guitars Rock Flashback: Robin Trower

Getty Images/David McNew/Newsmakers

This week in 1945, guitarist [lastfm link_type=”artist_info”]Robin Trower[/lastfm] was born in Catford, England. Like many British kids in the early ’60s, he was enchanted by American rhythm and blues music — his first band, [lastfm link_type=”artist_info”]the Paramounts[/lastfm], was mostly an R&B cover band that enjoyed some chart success in the UK. Trower joined [lastfm link_type=”artist_info”]Procol Harum[/lastfm] in 1967, just after the band had hit with “Whiter Shade of Pale,” and played on the band’s most famous albums until leaving for a solo career in 1972.

Trower formed a power trio with vocalist [lastfm link_type=”artist_info”]James Dewar[/lastfm] and drummer Reg Isidore (eventually replaced by Bill Lordan), and released his first solo album, Twice Removed From Yesterday, in 1973. Comparisons to [lastfm link_type=””]Jimi Hendrix[/lastfm] were unavoidable, but they didn’t stand in the way of his success throughout the remainder of the 1970s.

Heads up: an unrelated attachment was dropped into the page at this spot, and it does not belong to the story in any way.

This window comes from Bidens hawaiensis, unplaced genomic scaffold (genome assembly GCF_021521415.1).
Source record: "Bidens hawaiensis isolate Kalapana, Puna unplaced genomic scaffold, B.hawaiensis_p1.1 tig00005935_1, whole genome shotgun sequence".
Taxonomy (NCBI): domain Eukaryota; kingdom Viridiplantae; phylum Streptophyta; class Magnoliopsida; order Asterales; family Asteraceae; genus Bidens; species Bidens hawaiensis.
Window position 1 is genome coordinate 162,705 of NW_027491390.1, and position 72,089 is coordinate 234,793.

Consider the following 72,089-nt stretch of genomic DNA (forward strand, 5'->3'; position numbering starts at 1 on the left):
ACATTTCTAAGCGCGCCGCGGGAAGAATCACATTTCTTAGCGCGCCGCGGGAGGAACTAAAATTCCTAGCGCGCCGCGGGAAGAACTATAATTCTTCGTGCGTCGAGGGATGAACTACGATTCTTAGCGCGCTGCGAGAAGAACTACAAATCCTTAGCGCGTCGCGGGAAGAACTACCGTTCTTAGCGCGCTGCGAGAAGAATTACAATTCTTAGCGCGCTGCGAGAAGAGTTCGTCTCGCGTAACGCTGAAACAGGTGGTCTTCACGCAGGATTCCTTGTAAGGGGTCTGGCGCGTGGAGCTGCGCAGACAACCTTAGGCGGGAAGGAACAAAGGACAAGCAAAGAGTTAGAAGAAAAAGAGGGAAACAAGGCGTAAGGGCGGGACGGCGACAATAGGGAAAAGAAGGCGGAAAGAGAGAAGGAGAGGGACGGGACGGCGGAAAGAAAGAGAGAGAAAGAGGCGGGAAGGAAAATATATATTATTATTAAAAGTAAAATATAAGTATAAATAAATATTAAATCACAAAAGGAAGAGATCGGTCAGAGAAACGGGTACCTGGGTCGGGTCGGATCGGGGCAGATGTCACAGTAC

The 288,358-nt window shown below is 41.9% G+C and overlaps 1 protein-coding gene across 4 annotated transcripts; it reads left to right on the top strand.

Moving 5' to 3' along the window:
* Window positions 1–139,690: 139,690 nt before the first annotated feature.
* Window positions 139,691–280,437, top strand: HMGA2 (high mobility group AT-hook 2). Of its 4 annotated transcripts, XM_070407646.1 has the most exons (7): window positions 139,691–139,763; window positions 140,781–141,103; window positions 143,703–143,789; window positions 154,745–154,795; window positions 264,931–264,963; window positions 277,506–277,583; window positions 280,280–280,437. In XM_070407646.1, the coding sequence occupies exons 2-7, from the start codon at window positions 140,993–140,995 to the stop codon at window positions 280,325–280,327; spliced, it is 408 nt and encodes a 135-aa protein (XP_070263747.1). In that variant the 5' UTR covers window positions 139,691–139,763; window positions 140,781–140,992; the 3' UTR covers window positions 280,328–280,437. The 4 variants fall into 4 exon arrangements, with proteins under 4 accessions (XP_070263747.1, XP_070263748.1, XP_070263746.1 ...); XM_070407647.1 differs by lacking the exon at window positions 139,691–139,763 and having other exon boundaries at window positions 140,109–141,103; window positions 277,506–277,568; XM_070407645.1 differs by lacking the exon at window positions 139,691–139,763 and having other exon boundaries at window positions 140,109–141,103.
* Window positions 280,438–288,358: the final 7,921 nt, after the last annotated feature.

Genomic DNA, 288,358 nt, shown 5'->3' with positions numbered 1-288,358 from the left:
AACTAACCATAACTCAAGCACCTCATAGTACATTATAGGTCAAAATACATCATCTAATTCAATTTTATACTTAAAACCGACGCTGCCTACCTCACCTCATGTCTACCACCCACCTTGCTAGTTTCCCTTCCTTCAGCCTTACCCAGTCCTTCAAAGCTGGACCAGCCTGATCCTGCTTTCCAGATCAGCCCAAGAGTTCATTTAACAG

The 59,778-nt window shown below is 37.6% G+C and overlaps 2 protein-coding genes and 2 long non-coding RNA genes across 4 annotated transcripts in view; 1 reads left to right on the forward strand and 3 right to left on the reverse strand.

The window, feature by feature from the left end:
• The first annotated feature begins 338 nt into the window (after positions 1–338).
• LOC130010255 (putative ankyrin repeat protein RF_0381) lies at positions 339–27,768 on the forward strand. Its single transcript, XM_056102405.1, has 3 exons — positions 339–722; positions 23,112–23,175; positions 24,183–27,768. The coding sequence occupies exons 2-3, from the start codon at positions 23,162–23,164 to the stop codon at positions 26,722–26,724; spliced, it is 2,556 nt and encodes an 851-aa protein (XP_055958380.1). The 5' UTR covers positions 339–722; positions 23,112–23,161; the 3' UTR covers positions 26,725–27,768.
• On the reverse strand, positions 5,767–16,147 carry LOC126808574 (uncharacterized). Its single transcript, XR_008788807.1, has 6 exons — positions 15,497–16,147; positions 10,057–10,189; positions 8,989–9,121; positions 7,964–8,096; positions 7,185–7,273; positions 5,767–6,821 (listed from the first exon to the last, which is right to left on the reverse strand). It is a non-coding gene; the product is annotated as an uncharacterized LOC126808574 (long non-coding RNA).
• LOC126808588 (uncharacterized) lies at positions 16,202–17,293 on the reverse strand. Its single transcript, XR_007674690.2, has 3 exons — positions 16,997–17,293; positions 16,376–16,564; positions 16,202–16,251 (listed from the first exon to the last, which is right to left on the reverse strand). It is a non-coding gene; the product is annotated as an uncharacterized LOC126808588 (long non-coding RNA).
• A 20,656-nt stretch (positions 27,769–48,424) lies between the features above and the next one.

In the ’80s, he collaborated with [lastfm link_type=”artist_info”]Jack Bruce[/lastfm] of [lastfm link_type=”artist_info”]Cream[/lastfm] and in the ’90s with [lastfm link_type=”artist_info”]Bryan Ferry[/lastfm]. He’s also continued to release albums under his own name, right up to 2010’s The Playful Heart.

While Trower is most famous for the 1974 album Bridge of Sighs, which features “Too Rolling Stoned” and “Day of the Eagle,” we like the hypnotic “About to Begin.” Take four minutes to stare at the album cover and let the music wash over you.


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